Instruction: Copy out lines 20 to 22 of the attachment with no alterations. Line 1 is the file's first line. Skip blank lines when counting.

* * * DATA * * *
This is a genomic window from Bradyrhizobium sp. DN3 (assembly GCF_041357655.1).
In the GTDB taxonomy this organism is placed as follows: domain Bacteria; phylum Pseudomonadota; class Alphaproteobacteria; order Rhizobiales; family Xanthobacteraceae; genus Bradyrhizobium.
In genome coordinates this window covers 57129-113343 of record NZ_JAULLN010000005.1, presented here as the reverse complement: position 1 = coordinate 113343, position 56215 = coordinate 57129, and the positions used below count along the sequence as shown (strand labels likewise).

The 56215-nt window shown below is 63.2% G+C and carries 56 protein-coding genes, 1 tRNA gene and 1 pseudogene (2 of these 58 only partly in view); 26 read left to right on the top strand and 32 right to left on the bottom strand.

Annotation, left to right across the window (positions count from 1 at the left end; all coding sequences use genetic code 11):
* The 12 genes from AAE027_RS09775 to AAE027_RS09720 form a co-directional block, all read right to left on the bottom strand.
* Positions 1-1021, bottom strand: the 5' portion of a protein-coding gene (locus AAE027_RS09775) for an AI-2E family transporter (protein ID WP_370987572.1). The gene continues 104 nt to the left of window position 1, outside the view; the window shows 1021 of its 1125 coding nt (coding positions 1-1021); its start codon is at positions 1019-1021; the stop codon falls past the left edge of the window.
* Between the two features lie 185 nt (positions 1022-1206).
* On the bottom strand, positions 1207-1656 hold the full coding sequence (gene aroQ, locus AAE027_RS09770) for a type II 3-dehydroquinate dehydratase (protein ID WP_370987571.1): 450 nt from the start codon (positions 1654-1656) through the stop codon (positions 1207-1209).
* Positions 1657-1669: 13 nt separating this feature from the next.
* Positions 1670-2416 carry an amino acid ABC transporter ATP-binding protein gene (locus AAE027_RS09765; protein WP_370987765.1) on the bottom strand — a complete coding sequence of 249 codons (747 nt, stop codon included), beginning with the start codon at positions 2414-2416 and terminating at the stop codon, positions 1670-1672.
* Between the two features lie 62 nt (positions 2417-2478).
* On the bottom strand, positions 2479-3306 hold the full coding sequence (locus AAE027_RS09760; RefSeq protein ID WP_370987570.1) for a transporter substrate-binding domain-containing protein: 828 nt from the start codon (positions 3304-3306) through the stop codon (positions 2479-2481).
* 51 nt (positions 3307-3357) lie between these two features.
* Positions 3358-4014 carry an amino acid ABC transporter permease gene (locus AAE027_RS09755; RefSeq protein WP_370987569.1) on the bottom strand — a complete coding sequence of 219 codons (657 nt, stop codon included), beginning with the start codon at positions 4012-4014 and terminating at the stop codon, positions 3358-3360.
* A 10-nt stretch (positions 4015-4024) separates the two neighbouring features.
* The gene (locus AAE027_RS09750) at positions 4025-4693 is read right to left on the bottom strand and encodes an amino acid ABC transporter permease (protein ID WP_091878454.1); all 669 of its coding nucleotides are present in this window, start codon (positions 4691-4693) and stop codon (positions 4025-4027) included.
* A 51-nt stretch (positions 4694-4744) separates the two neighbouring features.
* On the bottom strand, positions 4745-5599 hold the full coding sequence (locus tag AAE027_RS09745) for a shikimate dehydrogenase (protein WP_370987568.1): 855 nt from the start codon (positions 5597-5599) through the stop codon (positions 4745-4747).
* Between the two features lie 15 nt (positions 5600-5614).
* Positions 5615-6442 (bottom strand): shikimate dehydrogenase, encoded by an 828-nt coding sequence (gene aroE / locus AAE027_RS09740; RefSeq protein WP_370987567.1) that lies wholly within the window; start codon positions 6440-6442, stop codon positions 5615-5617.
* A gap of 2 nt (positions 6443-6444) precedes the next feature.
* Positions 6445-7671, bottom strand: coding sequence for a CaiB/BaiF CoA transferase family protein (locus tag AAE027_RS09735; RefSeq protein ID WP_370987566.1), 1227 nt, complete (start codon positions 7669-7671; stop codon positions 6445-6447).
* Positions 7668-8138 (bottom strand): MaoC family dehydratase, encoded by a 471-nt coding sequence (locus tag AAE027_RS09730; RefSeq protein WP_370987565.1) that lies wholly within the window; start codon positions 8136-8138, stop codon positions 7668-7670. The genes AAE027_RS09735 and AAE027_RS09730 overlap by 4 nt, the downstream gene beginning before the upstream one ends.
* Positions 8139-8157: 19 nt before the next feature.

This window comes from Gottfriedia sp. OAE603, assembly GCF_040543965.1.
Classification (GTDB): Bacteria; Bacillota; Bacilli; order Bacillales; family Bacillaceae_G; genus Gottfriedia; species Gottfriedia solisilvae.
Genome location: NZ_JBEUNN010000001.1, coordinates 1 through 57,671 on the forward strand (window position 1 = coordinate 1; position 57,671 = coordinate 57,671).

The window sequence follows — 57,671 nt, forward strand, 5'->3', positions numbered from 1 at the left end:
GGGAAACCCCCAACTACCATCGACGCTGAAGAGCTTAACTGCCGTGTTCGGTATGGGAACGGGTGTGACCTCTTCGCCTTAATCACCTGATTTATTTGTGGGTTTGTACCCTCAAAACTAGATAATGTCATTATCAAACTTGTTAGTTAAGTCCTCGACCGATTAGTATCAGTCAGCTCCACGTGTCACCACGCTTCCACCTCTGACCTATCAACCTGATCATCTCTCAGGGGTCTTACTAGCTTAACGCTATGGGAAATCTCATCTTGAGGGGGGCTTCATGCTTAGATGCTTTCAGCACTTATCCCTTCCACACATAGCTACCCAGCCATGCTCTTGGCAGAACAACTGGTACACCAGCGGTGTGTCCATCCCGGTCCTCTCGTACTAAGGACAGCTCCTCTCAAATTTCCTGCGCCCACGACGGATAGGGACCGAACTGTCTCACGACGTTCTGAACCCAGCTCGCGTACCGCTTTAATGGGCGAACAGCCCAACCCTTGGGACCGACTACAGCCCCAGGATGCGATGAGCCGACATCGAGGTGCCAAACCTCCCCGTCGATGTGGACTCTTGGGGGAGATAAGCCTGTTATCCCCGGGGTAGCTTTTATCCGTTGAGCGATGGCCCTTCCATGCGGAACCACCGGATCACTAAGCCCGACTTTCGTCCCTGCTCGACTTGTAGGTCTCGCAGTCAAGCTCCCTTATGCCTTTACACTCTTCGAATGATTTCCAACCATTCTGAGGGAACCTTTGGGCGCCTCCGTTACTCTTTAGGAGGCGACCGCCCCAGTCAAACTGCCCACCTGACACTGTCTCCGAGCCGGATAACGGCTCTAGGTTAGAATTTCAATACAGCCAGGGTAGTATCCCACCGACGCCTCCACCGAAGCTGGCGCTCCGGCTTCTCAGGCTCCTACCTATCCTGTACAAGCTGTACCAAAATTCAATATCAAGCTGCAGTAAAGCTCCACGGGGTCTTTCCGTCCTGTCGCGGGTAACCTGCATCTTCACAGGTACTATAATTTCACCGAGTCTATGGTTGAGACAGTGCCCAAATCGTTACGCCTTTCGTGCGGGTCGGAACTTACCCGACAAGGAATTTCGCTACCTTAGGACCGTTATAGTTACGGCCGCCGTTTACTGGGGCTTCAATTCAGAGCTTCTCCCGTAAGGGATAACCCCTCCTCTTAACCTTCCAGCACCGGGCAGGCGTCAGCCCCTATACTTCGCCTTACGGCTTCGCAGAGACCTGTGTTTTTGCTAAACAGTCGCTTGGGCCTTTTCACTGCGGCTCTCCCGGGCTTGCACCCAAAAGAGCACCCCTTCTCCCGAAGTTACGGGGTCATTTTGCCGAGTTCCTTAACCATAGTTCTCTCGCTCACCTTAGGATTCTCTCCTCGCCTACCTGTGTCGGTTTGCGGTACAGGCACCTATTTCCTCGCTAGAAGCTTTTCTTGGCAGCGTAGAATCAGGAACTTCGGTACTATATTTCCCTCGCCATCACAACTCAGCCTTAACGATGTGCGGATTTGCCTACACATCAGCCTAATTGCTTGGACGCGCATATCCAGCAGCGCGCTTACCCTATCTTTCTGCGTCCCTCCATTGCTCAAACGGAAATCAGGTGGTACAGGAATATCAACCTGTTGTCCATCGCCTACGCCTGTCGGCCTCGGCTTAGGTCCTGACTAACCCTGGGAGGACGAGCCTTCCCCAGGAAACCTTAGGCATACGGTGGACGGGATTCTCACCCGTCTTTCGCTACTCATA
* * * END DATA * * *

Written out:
* Between the two features lie 15 nt (positions 5600-5614).
* Positions 5615-6442 (bottom strand): shikimate dehydrogenase, encoded by an 828-nt coding sequence (gene aroE / locus AAE027_RS09740; RefSeq protein WP_370987567.1) that lies wholly within the window; start codon positions 6440-6442, stop codon positions 5615-5617.
* A gap of 2 nt (positions 6443-6444) precedes the next feature.